Unfortunately their actions don't go unnoticed.  Blue is suspicious, and after he confronts our heroines, Sweetpea and Blondie are scared off.  Babydoll, Rocket, and Amber decide to go through with the plan.  Blondie spills her guts to Madam Gorski, and Blue overhears them.  Sweetpea changes her mind about helping.  "Somebody has to make sure you don't get yourself killed," She tells Rocket.  Ouch.  If you've seen the movie already you'll appreciate the tragic irony of that bit of dialog.

This time things go wrong.  A short in the radio's wire causes the music to stop, breaking the spell of Babydoll's dance.  The cook whom they are stealing the knife from realizes what's going on tries to stab Sweetpea, but Rocket jumps between her sister and the knife.  This parallels not only the death of Babydoll's sister, but Babydoll's sacrifice that is still to come.


Rocket is pretty much my favorite part of this movie.  She's the catalyst that makes the story work.  She represents everything that Babydoll is fighting for, everything that she's lost, and everything that she will ultimately be willing to give up.  And she brings the main characters together.  Rocket, Babydoll, and Sweetpea form a sort of Freudian trio.  Rocket, with her naivety, idealism, and knack for getting herself into trouble is an Id.  Sweetpea, with her caution, protective nature and cynical realism is the Superego.  And Babydoll is the Ego who moderates between the two and actually get things done.

So.  Everything has fallen apart at this point in the story.  Rocket is dead, Sweatpea is a hysterical mess, Amber and Blondie are murdered by Blue, and then Blue tries to rape Babydoll.  Here we have another parallel to the attempted rape in the beginning.  Only this is the first time that the victim fights back.  In a fulfillment of those arc words "You have all the weapons you need!" Babydoll reaches for the knife they stole, stabs Blue in the shoulder, and steals the key around his neck.  After everything she's been through already in this story this is so satisfying.

Babydoll rescues Sweetpea, and the two decide to escape.  They start a fire to open the automatic doors, and use the map and key to find the exit.  Even though they're still dressed like dancing girls, the building they're escaping from looks much more like the asylum then the dance hall.  When they reach the gate they discover it's heavily guarded.  Babydoll remembers what the old man said.  A fifth thing is needed: a sacrifice.  She distracts the guards so Sweetpea can escape.  After all, Sweetpea is the only one with a family to go home to.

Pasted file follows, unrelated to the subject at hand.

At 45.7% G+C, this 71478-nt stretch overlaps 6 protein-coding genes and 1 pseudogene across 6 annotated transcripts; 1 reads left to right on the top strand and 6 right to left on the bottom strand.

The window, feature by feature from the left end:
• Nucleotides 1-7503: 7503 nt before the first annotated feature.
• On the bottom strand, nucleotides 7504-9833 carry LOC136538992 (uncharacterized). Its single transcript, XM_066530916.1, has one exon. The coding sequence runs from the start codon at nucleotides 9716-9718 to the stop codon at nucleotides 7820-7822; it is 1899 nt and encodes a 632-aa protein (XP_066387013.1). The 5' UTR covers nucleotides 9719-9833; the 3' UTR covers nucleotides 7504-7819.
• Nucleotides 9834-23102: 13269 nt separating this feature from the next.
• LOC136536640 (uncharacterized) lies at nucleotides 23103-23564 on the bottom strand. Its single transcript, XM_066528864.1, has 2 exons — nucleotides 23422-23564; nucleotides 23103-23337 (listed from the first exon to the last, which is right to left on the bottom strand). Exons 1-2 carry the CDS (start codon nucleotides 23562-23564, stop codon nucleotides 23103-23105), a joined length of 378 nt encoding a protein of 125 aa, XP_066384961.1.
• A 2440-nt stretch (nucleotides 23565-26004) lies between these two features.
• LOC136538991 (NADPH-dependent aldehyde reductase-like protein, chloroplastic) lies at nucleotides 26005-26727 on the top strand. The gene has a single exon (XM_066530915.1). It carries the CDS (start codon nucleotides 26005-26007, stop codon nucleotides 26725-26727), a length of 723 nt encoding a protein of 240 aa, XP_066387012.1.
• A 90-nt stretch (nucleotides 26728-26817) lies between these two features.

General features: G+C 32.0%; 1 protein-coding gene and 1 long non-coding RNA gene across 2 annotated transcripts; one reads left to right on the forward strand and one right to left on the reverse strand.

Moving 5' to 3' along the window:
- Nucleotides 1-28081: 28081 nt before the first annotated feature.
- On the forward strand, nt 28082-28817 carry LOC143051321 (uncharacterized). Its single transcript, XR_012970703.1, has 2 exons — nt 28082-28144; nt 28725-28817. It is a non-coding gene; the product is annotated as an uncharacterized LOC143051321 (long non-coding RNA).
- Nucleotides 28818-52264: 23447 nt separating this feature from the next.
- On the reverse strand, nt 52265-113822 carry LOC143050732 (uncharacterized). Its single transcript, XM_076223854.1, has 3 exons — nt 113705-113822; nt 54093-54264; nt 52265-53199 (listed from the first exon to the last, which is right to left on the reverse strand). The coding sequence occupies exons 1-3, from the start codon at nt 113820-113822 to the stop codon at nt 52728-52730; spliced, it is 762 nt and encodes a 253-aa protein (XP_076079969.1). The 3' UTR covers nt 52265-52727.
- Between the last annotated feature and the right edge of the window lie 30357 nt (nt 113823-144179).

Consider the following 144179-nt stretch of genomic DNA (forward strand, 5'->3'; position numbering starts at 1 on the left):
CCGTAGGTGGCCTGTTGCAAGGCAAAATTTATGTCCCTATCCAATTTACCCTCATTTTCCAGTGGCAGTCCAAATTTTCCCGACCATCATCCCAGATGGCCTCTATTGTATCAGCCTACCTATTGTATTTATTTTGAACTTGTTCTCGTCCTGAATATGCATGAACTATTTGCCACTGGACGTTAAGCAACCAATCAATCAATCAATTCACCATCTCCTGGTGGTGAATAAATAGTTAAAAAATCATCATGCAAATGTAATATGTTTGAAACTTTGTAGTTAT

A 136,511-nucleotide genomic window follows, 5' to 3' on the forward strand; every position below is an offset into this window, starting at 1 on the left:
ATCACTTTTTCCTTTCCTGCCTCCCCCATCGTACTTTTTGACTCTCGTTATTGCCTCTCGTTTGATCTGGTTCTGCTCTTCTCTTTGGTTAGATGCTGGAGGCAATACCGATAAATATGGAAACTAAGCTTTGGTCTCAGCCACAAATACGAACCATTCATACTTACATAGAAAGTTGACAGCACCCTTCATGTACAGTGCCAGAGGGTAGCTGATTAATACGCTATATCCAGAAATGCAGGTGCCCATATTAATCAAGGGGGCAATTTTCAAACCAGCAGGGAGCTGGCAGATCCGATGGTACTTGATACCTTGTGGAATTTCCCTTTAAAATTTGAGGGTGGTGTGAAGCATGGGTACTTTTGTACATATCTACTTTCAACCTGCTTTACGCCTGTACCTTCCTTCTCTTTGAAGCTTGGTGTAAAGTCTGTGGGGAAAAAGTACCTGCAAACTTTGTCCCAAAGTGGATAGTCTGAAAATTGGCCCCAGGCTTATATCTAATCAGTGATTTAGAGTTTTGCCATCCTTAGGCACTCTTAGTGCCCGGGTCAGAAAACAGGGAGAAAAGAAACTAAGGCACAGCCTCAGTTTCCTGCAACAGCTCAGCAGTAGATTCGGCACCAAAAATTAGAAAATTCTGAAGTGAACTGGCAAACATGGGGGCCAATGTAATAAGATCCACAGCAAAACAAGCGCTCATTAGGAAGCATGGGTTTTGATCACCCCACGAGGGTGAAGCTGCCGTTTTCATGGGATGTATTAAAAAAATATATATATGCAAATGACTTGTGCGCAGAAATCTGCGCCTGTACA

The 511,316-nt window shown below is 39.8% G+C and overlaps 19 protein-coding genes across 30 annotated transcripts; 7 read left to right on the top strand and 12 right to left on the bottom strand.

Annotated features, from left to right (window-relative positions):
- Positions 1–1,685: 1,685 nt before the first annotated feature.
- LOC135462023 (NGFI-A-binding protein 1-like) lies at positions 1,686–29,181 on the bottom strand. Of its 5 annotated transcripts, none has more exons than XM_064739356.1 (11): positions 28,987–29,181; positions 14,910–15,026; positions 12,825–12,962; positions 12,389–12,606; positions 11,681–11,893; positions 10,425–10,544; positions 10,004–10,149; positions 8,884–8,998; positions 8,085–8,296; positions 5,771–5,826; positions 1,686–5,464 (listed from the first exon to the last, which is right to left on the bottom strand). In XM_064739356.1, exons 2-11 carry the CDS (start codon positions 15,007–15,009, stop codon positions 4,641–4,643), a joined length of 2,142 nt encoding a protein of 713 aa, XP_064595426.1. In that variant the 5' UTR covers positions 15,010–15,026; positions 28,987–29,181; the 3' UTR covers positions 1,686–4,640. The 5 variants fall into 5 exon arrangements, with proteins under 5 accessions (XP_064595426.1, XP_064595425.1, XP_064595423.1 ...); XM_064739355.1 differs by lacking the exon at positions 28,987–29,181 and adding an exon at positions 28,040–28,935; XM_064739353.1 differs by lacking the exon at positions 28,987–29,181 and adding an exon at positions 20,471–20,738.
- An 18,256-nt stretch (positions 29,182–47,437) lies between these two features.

And now we come to the twist ending.  After everything she's gone through to escape, Babydoll is lobotomized after all.  You as an audience are left to believe that there's no hope for her at this point.  But Dr. Gorski and the Lobotomy doctor realize that something is wrong.  They discover that it was Blue who forged Dr. Gorski's signature, and the police arrive to arrest him just as he's about to abuse Babydoll one last time.  Blue spills his guts to the police about Babydoll's stepfather.  We are left knowing that justice will be done, and the wrongdoers will be punished appropriately.  This wouldn't have happened if Babydoll hadn't allowed herself to be lobotomized.

Sweetpea is shown at the bus stop.  She is stopped by the police just as she's about to board the bus.  She is saved by the bus driver, who is the same old man who kept appearing in the fantasy world.  This calls everything into question.  What exactly was real in this movie?  Everything?  Nothing?  Does the old man represent some higher power?  A guardian angel?  That seems the most likely answer given Sweetpea's opening narration: "Everyone has an angel.  A guardian who watches over us.  We can't now what form they'll take.  One day an old man, the next day a little girl.  But don't let appearances fool you, they can be a fierce as any dragon."

Now I mentioned at the beginning of this post that this movie is about sexual abuse and sex in the media.  Zack Snyder has gone on record to say that he was trying to make a statement about how women are portrayed in popular culture.  And what he does in this movie is compare sexual abuse, prostitution, and sex in the media.  He's basically saying that THEY ARE ALL BAD THINGS.  I don't know what Zack Snyder's religious beliefs are, if any, but this reminds me of the Bible verse: "But I tell you, any man who looks at a woman to lust after her has already committed adultery with her in his heart." Matthew 5:28.  A lot of people who don't like this movie completely misinterpreted Snyder's intentions and call the movie sexist.  So how effective this movie is in conveying it's intended message is debatable.  Frankly the family friendly sci fi comedy Galaxy Quest does a better job conveying the same idea with 2 seconds of humorous dialog from Sigourney Weaver's character.